Philosophy of Science 55 (4):560-582 (1988)

Paul Weirich
University of Missouri, Columbia
Causal decision theory produces decision instability in cases such as Death in Damascus where a decision itself provides evidence concerning the utility of options. Several authors have proposed ways of handling this instability. William Harper (1985 and 1986) advances one of the most elegant proposals. He recommends maximizing causal expected utility among the options that are causally ratifiable. Unfortunately, Harper's proposal imposes certain restrictions; for instance, the restriction that mixed strategies are freely available. To obtain a completely general method of handling decision instability, I step outside the confines of pure causal decision theory. I introduce a new kind of backtracking expected utility and propose maximizing it among the options that are causally ratifiable. In other words, I propose a hierarchical maximization of (1) conditional causal expected utility and (2) the new backtracking expected utility. I support this proposal with some intuitive considerations concerning the distinction between optimality and conditional optimality. And I prove that the proposal yields a solution in every finite decision problem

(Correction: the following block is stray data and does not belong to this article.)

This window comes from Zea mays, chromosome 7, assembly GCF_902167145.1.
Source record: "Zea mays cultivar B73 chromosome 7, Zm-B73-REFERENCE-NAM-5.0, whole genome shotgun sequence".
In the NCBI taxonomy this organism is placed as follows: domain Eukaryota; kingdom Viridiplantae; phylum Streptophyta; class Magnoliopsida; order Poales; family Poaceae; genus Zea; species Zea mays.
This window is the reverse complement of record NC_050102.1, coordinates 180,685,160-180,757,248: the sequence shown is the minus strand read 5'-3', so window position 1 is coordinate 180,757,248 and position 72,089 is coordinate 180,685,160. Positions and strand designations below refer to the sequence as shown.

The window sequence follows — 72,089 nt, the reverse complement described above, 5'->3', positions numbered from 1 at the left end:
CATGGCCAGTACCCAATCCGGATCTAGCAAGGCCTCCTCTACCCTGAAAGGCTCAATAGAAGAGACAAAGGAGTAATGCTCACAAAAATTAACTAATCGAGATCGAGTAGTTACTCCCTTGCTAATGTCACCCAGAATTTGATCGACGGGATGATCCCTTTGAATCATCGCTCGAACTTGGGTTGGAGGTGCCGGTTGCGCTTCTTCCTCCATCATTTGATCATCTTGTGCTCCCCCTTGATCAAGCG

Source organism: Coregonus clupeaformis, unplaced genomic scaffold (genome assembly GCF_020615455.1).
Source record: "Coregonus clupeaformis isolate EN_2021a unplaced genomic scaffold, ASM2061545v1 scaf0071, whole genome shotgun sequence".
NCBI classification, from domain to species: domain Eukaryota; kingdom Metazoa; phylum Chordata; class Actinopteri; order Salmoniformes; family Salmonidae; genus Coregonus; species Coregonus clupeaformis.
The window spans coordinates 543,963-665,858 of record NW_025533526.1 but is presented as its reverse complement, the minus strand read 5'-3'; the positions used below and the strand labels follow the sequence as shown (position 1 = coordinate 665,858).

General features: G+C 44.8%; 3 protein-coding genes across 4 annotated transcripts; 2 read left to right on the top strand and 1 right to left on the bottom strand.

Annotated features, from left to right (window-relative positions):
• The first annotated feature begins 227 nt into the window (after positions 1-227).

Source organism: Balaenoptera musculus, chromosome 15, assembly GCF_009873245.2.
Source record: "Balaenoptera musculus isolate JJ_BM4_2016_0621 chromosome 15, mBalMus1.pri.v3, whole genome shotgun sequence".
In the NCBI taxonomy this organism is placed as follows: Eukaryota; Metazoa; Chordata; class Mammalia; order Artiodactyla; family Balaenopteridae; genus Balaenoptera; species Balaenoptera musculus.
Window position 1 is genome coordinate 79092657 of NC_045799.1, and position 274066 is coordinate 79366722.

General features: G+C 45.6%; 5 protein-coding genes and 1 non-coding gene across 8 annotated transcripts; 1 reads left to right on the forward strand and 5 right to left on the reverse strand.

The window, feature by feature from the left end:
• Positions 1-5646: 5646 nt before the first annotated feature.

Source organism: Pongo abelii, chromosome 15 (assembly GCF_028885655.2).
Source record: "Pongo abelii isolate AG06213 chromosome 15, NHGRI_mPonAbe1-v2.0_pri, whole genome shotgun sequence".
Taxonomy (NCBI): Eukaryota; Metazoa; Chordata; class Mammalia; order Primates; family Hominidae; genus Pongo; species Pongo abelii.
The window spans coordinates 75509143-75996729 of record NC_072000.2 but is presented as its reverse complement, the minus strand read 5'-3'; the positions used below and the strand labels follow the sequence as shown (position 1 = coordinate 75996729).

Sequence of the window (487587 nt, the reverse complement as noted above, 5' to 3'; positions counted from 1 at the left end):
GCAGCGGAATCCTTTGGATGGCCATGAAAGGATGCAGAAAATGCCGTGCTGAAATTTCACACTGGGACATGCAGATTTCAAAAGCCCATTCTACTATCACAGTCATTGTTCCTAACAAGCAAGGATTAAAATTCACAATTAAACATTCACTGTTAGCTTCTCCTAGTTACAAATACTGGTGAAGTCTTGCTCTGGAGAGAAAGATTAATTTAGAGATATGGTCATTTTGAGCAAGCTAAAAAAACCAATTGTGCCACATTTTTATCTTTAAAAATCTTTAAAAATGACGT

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DOI 10.1086/289461
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References found in this work BETA

Counterfactuals and Two Kinds of Expected Utility.Allan Gibbard & William L. Harper - 1978 - In A. Hooker, J. J. Leach & E. F. McClennen (eds.), Foundations and Applications of Decision Theory. D. Reidel. pp. 125-162.
Morals by Agreement.David Copp - 1986 - Philosophical Review 98 (3):411-414.
Pragmatics and Empiricism.Brian Skyrms - 1986 - British Journal for the Philosophy of Science 37 (4):514-516.
Causal Decision Theory.Brian Skyrms - 1982 - Journal of Philosophy 79 (11):695-711.
Counterfactuals and Newcomb’s Problem.Terence Horgan - 1981 - Journal of Philosophy 78 (6):331-356.

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